Wednesday, 25 April 2012

Rank Jumpers Review

Rank Jumpers Review

Rank Jumpers is a new high PR blog network.  You may have heard of Build My Rank before as this is the most popular blog network.  Rank Jumpers is a very similar alternative to Build My Rank.
At a Glance: 
  • Average PageRank: 1.8
  • Length Requirement: 150 Words
  • Number of Domains (basic): 5
  • Size of Network: 1,000+
  • Cost: $57.95/month
There are 8 factors that I consider when grading the quality of a blog network.  They are:
  • SERP Movement
  • PageRank Distribution
  • Blog Diversity/reach
  • Level of distribution
  • Niche Specific or non-niche specific
  • Length of time on homepage
  • Indexation
  • Ease of use
*I will be updating this review with new info and insights over time.
SERP Movement
I have been using Rank Jumpers to get a lot of first page rankings.  However, I don't have a definitive case study for you.  I'm going to be using RJ exclusively to get this page as the #1 result for "Rank Jumpers Review".  Stay tuned!
[UPDATE] I am now the #1 result for "rank jumpers review"
February 1st, #5
February 6th, #1
That was too easy!  I'll add more ranking case studies shortly with exclusive use of Rank Jumpers!
PageRank Distribution
Rank Jumpers does a pretty good job at supplying its users with PR blogs.  Personally, I don't place too much stake on PR, but it doesn't take a rocket scientist to understand that more is better!  I've taken a sample of 20 posts to use consistently throughout this review, here is the PageRank distribution for these 20 posts:
  • PR 4: 1
  • PR 3: 6
  • PR 2: 5
  • PR 1: 4
  • PR 0: 4
Average PR / Post = 1.8
As you can see the majority of blogs are either PR2 or PR3 which in my opinion is pretty good.  Some more PR4+ blogs would be nice, but I would rather see even fewer PR 0 blogs.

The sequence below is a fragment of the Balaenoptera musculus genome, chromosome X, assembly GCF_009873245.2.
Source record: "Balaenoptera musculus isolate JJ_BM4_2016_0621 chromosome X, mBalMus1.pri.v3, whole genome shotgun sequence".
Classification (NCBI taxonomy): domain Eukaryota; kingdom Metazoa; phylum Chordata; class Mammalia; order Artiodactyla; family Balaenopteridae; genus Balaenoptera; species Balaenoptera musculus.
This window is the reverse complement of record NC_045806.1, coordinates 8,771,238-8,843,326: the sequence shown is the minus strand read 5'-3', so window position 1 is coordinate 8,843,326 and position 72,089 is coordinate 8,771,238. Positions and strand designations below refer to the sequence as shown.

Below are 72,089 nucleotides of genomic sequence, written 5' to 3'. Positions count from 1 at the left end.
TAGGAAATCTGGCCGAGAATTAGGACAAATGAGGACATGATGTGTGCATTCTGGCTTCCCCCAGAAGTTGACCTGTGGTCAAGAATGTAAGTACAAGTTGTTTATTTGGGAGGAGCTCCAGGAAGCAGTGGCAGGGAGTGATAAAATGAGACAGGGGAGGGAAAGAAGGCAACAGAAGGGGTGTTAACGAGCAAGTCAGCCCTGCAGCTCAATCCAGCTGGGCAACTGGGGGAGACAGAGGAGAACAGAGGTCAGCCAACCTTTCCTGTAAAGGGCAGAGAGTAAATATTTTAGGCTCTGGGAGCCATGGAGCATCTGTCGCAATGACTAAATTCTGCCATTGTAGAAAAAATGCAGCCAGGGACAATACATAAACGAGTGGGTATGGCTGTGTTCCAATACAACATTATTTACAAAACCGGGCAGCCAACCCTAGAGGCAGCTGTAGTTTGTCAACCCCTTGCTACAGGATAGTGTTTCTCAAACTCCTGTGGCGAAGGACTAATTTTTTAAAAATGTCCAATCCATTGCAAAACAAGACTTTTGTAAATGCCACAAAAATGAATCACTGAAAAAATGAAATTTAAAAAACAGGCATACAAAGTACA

Level of Distribution
Some networks syndicate your content to a variety of sites in their network.  Much like BMR, RankJumpers submits your post to one blog.  While it would be nice to get further distribution and links from each post written, I am a fan of this system for a few reasons:
  1. This helps the network keep its integrity because every site has all unique content which in the end will help strengthen your links.
  2. Links from the same content quickly lose value
  3. One 150 word post takes very little time to write (or very little $$ to outsource), so I like the idea of using a fresh post for every link.
Niche Specific VS Non- Niche Specific Blogs
Some blog networks categorize their sites by niche to ensure your content only gets published on relevant domains that have other relevant content.  While Rank Jumpers does ask you to select a category for every new project/domain you're building links to, I can't say that I've really seen the difference.  My articles are usually published on domains with content from many different niches and non thematic domain names.  This makes for less relevant links.